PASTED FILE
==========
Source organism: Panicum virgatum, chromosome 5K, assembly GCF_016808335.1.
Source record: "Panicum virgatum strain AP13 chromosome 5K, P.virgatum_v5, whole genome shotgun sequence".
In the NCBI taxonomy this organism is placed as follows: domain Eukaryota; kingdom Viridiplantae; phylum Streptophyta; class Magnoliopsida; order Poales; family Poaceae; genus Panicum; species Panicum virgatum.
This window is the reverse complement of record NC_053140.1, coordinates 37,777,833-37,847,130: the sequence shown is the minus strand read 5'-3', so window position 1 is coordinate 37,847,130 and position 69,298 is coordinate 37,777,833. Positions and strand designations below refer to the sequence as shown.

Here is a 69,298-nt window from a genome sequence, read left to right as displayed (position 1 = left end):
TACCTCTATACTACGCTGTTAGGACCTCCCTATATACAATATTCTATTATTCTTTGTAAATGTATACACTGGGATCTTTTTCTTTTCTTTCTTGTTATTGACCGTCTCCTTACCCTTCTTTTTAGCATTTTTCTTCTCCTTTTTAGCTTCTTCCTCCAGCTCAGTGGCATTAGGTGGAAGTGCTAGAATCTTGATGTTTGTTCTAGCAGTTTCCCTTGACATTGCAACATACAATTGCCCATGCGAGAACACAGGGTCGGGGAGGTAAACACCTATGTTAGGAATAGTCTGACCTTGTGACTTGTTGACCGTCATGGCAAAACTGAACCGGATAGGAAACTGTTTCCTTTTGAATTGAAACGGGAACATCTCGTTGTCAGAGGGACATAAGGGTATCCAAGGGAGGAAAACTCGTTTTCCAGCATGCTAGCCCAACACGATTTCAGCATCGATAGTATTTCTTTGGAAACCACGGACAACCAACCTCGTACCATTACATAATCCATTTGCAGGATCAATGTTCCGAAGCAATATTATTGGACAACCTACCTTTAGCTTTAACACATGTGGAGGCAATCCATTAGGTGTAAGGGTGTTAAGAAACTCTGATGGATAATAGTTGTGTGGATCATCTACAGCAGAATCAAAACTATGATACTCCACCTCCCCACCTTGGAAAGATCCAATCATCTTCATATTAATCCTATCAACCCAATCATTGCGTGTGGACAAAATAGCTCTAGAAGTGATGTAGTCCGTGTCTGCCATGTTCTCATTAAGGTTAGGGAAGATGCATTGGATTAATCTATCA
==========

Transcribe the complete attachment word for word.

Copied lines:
Source organism: Panicum virgatum, chromosome 5K, assembly GCF_016808335.1.
Source record: "Panicum virgatum strain AP13 chromosome 5K, P.virgatum_v5, whole genome shotgun sequence".
In the NCBI taxonomy this organism is placed as follows: domain Eukaryota; kingdom Viridiplantae; phylum Streptophyta; class Magnoliopsida; order Poales; family Poaceae; genus Panicum; species Panicum virgatum.
This window is the reverse complement of record NC_053140.1, coordinates 37,777,833-37,847,130: the sequence shown is the minus strand read 5'-3', so window position 1 is coordinate 37,847,130 and position 69,298 is coordinate 37,777,833. Positions and strand designations below refer to the sequence as shown.

Here is a 69,298-nt window from a genome sequence, read left to right as displayed (position 1 = left end):
TACCTCTATACTACGCTGTTAGGACCTCCCTATATACAATATTCTATTATTCTTTGTAAATGTATACACTGGGATCTTTTTCTTTTCTTTCTTGTTATTGACCGTCTCCTTACCCTTCTTTTTAGCATTTTTCTTCTCCTTTTTAGCTTCTTCCTCCAGCTCAGTGGCATTAGGTGGAAGTGCTAGAATCTTGATGTTTGTTCTAGCAGTTTCCCTTGACATTGCAACATACAATTGCCCATGCGAGAACACAGGGTCGGGGAGGTAAACACCTATGTTAGGAATAGTCTGACCTTGTGACTTGTTGACCGTCATGGCAAAACTGAACCGGATAGGAAACTGTTTCCTTTTGAATTGAAACGGGAACATCTCGTTGTCAGAGGGACATAAGGGTATCCAAGGGAGGAAAACTCGTTTTCCAGCATGCTAGCCCAACACGATTTCAGCATCGATAGTATTTCTTTGGAAACCACGGACAACCAACCTCGTACCATTACATAATCCATTTGCAGGATCAATGTTCCGAAGCAATATTATTGGACAACCTACCTTTAGCTTTAACACATGTGGAGGCAATCCATTAGGTGTAAGGGTGTTAAGAAACTCTGATGGATAATAGTTGTGTGGATCATCTACAGCAGAATCAAAACTATGATACTCCACCTCCCCACCTTGGAAAGATCCAATCATCTTCATATTAATCCTATCAACCCAATCATTGCGTGTGGACAAAATAGCTCTAGAAGTGATGTAGTCCGTGTCTGCCATGTTCTCATTAAGGTTAGGGAAGATGCATTGGATTAATCTATCA